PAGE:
Deakin academic joins Genomics Health Futures Mission

Deakin University medical and cultural anthropologist Professor Emma Kowal has been appointed to an expert advisory committee for the landmark Genomics Health Futures Mission.

The $500 million Australian Genomics Health Futures Mission is the centrepiece of the Federal Government’s $1.3 billion National Health and Medical Industry Growth Plan announced in the 2018-19 Budget.

Funded through the Medical Research Future Fund, the Genomics Health Futures Mission will help Australians to live longer and better through genomics technology, which will enable practitioners to tailor treatment for each patient, monitor and manage risk, and potentially cure a wide range of diseases.

Led by Professor Ian Frazer AC, the 13–member Genomics Health Futures Mission Steering Committee brings together eminent researchers and clinicians, legal, ethical, consumer and community, and data experts who will develop an operational plan for the Mission.

Professor Kowal, a researcher with Deakin’s Alfred Deakin Institute for Citizenship and Globalisation (ADI) said she was excited and honoured to be invited to join the Committee, and that Australia was in a position to lead the world in making sure that medical treatments based on genomics were effective and equitable.

[testimonial_text]It’s wonderful to see Deakin’s expertise, particularly in the interface between science and society, recognised in this appointment.[/testimonial_text]
[testimonial_picture name=”Professor Emma Kowal” details=”Alfred Deakin Institute for Citizenship and Globalisation (ADI)”]
Professor Emma Kowal[/testimonial_picture]

“Everyone is unique and part of that unique story is told in our genomes. We are understanding more and more about the role it plays in our individual susceptibility to disease and how the effectiveness of treatment can depend on your particular genetic code. Treatments tailored to specific individuals based on their genes, known as precision medicine, offer enormous potential for much earlier diagnosis of rare genetic conditions, for example, which can make the difference between living a healthy life or one affected by illness.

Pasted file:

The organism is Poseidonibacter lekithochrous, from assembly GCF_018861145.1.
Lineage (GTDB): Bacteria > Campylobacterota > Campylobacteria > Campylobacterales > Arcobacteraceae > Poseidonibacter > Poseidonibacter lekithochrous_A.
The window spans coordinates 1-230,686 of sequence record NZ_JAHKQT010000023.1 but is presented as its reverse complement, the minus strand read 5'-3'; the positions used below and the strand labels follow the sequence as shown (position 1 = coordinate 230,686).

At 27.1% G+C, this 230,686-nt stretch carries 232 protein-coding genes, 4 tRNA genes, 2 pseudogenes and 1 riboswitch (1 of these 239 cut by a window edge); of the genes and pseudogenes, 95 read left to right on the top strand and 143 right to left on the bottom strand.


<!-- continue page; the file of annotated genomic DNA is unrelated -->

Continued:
“However, it will be important to ensure the benefit of this technology is widely spread amongst Australians and that ethical, legal and social research is addressed alongside it to ensure new treatments and approaches don’t produce unforeseen negative effects.”

Professor Kowal is a former medical doctor and public health researcher in Indigenous health settings in Australia. Her work focuses on two major anthropological streams: indigenous health and Australian race relations; and the social study of genomics, biomedical research, bioethics and public health, particularly in understanding the implications of the increasing use of genetic science for Indigenous health and ancestry.

She is Convenor of the Asia-Pacific Science, Technology and Society Network, Convener of Deakin’s Science and Society Network and founding Deputy Director of the National Centre for Indigenous Genomics, the first Indigenous-governed genome facility in the world.

The first Genomics Health Futures Mission project will be ‘Mackenzie’s Mission’, with $20 million being provided for a pre-conception screening trial for rare and debilitating birth disorders including Spinal Muscular Atrophy, Fragile X and Cystic Fibrosis.

Published by Deakin Research on 21 May 2018

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